Saturday, August 25, 2007

NPR - To my brother Greg

My older brother Greg passed away August 21, 1991. It was an eventful day all the way around, as I realized later. He overshadowed me throughout our lives. He was 6-plus years older, the first born. Our parents put almost all their love into him and his future, the rest going to my sister with some scrapes for me, until that day, and afterward I wasn't much beyond a card now and then. His death took the life from our Dad, who passed away just over 3 years later.

We were like the plants. He the bigger noticeable one with all the life to show. I the one finding life on the edge and eventually asked to leave at 19. It wasn't either of us who caused this, it was our Dad who made those decision about our importance in his life and the family, and my Mom who followed Dad. That's all. In our twenties we had our own lives, work and families, but as we grew into our thirties, we broke through the divide our Dad created.

We found being brothers was what we missed and let it almost slip through our lives, never really knowing the other one. Greg was the career one in our family, rising to be CEO of AMC Theater Company before being ousted in a buyout he negotiated. He learned about corporate politics the hard way, and one on his own again, he lost sight of life, to die a few years later from the wear and tear of life. And that's the sadness of it.

While he was a two-pack a day smoker and an alcoholic, he was smart and wise in many aspects. Sadly not with his family. It seems he followed what he learned from Dad, and his three kids turned out very similar to us three, but they're doing far better now as we did. That's life, you cope and get on with it, or decide something else to do.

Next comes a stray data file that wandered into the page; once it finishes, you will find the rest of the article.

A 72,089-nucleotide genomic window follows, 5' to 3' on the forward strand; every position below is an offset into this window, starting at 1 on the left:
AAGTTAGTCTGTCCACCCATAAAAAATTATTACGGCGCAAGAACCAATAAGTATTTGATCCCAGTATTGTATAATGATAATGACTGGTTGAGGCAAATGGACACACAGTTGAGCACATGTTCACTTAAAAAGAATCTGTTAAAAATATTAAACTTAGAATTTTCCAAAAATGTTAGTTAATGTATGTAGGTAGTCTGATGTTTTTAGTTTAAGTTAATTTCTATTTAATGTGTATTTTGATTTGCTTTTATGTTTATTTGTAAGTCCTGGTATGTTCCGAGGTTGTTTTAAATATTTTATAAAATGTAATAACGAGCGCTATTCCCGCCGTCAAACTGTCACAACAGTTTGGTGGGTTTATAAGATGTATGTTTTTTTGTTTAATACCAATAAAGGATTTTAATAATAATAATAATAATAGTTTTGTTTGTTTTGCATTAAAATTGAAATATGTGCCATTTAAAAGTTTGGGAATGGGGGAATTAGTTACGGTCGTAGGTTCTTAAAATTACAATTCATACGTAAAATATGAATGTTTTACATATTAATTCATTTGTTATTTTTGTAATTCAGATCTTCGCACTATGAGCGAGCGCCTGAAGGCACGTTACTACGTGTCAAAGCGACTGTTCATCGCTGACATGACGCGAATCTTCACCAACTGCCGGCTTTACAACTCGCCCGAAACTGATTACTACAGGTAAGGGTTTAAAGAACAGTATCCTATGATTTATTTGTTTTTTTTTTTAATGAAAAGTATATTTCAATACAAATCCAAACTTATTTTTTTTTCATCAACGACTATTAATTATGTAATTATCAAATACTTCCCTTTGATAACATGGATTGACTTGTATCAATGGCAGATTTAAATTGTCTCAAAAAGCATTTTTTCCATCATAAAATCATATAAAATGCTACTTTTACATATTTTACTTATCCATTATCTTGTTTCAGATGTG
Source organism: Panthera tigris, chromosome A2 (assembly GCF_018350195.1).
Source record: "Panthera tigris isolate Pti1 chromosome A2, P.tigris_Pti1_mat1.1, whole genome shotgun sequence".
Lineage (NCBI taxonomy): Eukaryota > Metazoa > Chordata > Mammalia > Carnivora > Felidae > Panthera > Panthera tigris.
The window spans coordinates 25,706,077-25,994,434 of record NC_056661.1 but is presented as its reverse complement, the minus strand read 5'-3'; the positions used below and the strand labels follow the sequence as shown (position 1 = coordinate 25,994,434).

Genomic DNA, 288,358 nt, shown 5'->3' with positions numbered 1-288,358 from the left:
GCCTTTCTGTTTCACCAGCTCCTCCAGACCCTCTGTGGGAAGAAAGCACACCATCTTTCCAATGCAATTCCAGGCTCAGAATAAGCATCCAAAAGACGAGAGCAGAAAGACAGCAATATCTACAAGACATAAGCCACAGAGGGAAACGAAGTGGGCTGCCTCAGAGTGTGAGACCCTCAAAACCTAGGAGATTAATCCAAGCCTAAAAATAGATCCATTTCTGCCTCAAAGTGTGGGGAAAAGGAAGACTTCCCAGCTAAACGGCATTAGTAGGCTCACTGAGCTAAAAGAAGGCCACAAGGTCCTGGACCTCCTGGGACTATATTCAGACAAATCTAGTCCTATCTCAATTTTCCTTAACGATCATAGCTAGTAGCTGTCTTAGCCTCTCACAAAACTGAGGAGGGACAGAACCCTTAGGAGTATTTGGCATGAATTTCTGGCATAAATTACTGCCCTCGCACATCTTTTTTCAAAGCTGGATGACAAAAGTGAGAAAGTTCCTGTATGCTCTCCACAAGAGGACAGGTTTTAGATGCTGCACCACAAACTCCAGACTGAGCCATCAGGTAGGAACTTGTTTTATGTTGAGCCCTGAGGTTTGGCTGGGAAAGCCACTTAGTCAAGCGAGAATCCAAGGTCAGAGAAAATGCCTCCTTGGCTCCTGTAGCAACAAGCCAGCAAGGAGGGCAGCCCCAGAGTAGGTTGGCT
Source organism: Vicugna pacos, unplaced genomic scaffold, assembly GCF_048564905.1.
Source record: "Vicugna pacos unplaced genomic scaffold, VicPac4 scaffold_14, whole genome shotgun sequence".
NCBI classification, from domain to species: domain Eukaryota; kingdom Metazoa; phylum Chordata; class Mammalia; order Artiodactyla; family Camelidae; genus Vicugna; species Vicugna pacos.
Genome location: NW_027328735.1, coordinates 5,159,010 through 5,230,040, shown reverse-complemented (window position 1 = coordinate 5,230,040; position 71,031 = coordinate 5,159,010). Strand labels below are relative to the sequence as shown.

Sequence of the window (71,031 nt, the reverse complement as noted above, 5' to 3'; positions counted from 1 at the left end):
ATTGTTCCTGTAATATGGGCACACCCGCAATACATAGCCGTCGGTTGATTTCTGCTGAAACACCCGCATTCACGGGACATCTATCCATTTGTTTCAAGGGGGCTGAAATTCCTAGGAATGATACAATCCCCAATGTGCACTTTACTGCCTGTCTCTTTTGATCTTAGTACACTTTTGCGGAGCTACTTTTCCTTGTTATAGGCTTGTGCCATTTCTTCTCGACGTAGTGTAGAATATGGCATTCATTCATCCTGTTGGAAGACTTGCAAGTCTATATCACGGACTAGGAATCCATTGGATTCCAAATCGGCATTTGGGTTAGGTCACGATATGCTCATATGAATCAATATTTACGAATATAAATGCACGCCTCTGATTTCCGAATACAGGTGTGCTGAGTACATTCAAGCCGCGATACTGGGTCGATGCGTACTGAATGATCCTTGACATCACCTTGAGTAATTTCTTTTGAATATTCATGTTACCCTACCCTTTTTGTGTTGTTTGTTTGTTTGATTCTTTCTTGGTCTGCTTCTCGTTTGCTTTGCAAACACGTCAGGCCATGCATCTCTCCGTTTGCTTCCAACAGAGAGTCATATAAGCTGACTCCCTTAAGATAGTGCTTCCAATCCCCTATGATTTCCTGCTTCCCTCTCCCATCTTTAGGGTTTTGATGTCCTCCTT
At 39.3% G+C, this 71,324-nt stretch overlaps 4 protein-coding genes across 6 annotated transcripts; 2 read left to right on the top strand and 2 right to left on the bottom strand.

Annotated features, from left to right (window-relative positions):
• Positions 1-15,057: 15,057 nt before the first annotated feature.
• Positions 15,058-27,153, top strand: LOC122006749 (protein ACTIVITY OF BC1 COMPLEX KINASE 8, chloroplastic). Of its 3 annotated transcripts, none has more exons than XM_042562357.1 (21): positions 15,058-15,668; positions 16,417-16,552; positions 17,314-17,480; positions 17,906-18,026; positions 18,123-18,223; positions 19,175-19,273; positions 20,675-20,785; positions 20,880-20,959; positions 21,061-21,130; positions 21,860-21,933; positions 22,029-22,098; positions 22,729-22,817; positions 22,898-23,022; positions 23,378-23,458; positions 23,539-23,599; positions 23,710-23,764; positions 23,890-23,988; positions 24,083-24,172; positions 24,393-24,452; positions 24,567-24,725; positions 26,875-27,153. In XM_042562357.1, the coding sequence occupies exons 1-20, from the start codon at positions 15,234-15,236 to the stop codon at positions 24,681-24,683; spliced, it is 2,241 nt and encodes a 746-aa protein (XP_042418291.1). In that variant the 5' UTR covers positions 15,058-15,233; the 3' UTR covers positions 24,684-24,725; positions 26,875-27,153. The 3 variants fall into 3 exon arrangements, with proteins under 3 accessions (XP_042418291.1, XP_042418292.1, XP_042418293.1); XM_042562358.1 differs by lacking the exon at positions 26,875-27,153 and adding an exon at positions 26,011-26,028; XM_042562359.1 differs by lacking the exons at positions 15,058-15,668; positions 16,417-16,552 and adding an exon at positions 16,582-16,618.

Anyway, I salute him every August 21st. You see it was the day I bought my 1991 VW Vanagon Syncro, and drove it home to hear the news on the answering machine. The first drive was to the airport to fly to Kansas City for the funeral. The second trip after coming home was to the ocean near Westport south of Aberdeen. For a reason.

We travelled a lot in the world, but Greg never saw the Pacific Ocean. He came close once when he went to LA to negotiate the buyout deal of AMC with the new company. He couldn't find the time to go to the beach and stand there to see the ocean. He always expressed regret about that, so I took some flower from the service to place them in the ocean, and watch them float out to sea. It was all I could think of to do to give thanks for him and being his brother.

You see for many years our Dad tried to make us compete with each other on his standards. We broke from that when he was living in Gunnison, Colorado. He loved living there in the country. His family didn't, so after 2-plus years he returned to Denver and then Kansas City for the family. But I could see it in his eyes and heart, he didn't want to leave Gunnison. While I praised his success, he praised my freedom.

He was locked into our parents. I was set free but mostly disowned. We found our friendship to talk about life, something I haven't done with anyone else. We were totally different but found we were also so alike. I miss him. And I think of May 25, 1997, the day we reached the same age in our life. I'm still here and he's still in our hearts.

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